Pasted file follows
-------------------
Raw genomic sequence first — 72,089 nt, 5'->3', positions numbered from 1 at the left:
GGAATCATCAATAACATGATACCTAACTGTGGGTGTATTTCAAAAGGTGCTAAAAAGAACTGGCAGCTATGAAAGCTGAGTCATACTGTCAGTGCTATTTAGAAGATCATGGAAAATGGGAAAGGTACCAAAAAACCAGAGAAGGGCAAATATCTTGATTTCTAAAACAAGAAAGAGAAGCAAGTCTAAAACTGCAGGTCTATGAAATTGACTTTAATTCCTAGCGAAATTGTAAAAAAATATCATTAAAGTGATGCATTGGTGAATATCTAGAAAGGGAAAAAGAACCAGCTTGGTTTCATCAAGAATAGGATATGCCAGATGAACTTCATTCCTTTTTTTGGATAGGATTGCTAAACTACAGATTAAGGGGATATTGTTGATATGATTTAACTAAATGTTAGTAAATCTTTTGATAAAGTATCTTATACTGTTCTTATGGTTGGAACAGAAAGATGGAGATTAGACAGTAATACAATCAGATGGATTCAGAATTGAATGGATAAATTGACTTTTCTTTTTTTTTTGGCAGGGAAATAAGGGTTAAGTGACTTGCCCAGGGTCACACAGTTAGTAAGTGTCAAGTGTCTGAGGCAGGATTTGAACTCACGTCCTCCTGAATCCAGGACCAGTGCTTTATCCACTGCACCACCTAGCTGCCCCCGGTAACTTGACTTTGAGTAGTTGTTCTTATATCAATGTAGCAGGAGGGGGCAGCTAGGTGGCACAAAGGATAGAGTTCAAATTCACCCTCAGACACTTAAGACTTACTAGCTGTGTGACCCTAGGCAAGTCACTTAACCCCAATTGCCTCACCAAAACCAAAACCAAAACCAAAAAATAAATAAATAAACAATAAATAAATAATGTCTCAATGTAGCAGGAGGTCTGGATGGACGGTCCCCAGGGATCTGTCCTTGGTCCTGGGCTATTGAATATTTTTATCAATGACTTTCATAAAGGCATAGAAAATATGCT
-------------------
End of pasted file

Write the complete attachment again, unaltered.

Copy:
Raw genomic sequence first — 72,089 nt, 5'->3', positions numbered from 1 at the left:
GGAATCATCAATAACATGATACCTAACTGTGGGTGTATTTCAAAAGGTGCTAAAAAGAACTGGCAGCTATGAAAGCTGAGTCATACTGTCAGTGCTATTTAGAAGATCATGGAAAATGGGAAAGGTACCAAAAAACCAGAGAAGGGCAAATATCTTGATTTCTAAAACAAGAAAGAGAAGCAAGTCTAAAACTGCAGGTCTATGAAATTGACTTTAATTCCTAGCGAAATTGTAAAAAAATATCATTAAAGTGATGCATTGGTGAATATCTAGAAAGGGAAAAAGAACCAGCTTGGTTTCATCAAGAATAGGATATGCCAGATGAACTTCATTCCTTTTTTTGGATAGGATTGCTAAACTACAGATTAAGGGGATATTGTTGATATGATTTAACTAAATGTTAGTAAATCTTTTGATAAAGTATCTTATACTGTTCTTATGGTTGGAACAGAAAGATGGAGATTAGACAGTAATACAATCAGATGGATTCAGAATTGAATGGATAAATTGACTTTTCTTTTTTTTTTGGCAGGGAAATAAGGGTTAAGTGACTTGCCCAGGGTCACACAGTTAGTAAGTGTCAAGTGTCTGAGGCAGGATTTGAACTCACGTCCTCCTGAATCCAGGACCAGTGCTTTATCCACTGCACCACCTAGCTGCCCCCGGTAACTTGACTTTGAGTAGTTGTTCTTATATCAATGTAGCAGGAGGGGGCAGCTAGGTGGCACAAAGGATAGAGTTCAAATTCACCCTCAGACACTTAAGACTTACTAGCTGTGTGACCCTAGGCAAGTCACTTAACCCCAATTGCCTCACCAAAACCAAAACCAAAACCAAAAAATAAATAAATAAACAATAAATAAATAATGTCTCAATGTAGCAGGAGGTCTGGATGGACGGTCCCCAGGGATCTGTCCTTGGTCCTGGGCTATTGAATATTTTTATCAATGACTTTCATAAAGGCATAGAAAATATGCT